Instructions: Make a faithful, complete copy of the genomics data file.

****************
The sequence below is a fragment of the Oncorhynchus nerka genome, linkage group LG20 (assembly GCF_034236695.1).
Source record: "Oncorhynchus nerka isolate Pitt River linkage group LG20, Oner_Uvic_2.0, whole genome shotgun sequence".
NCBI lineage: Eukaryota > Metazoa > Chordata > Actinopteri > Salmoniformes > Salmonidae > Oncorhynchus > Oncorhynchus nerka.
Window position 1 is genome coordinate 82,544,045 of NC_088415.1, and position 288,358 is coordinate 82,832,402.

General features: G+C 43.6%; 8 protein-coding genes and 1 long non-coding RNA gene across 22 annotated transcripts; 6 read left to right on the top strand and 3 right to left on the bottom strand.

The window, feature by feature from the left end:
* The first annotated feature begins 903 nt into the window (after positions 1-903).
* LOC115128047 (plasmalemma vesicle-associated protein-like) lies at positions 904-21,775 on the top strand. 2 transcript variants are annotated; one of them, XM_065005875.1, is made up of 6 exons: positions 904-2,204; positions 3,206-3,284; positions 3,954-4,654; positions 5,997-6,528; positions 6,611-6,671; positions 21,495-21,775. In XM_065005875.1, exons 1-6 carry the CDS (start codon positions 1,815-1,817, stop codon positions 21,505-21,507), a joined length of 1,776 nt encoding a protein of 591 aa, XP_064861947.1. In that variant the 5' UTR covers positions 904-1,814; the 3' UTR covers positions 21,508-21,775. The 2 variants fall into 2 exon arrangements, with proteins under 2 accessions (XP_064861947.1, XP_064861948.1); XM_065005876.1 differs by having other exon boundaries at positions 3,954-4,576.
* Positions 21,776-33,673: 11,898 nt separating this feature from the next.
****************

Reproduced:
The sequence below is a fragment of the Oncorhynchus nerka genome, linkage group LG20 (assembly GCF_034236695.1).
Source record: "Oncorhynchus nerka isolate Pitt River linkage group LG20, Oner_Uvic_2.0, whole genome shotgun sequence".
NCBI lineage: Eukaryota > Metazoa > Chordata > Actinopteri > Salmoniformes > Salmonidae > Oncorhynchus > Oncorhynchus nerka.
Window position 1 is genome coordinate 82,544,045 of NC_088415.1, and position 288,358 is coordinate 82,832,402.

General features: G+C 43.6%; 8 protein-coding genes and 1 long non-coding RNA gene across 22 annotated transcripts; 6 read left to right on the top strand and 3 right to left on the bottom strand.

The window, feature by feature from the left end:
* The first annotated feature begins 903 nt into the window (after positions 1-903).
* LOC115128047 (plasmalemma vesicle-associated protein-like) lies at positions 904-21,775 on the top strand. 2 transcript variants are annotated; one of them, XM_065005875.1, is made up of 6 exons: positions 904-2,204; positions 3,206-3,284; positions 3,954-4,654; positions 5,997-6,528; positions 6,611-6,671; positions 21,495-21,775. In XM_065005875.1, exons 1-6 carry the CDS (start codon positions 1,815-1,817, stop codon positions 21,505-21,507), a joined length of 1,776 nt encoding a protein of 591 aa, XP_064861947.1. In that variant the 5' UTR covers positions 904-1,814; the 3' UTR covers positions 21,508-21,775. The 2 variants fall into 2 exon arrangements, with proteins under 2 accessions (XP_064861947.1, XP_064861948.1); XM_065005876.1 differs by having other exon boundaries at positions 3,954-4,576.
* Positions 21,776-33,673: 11,898 nt separating this feature from the next.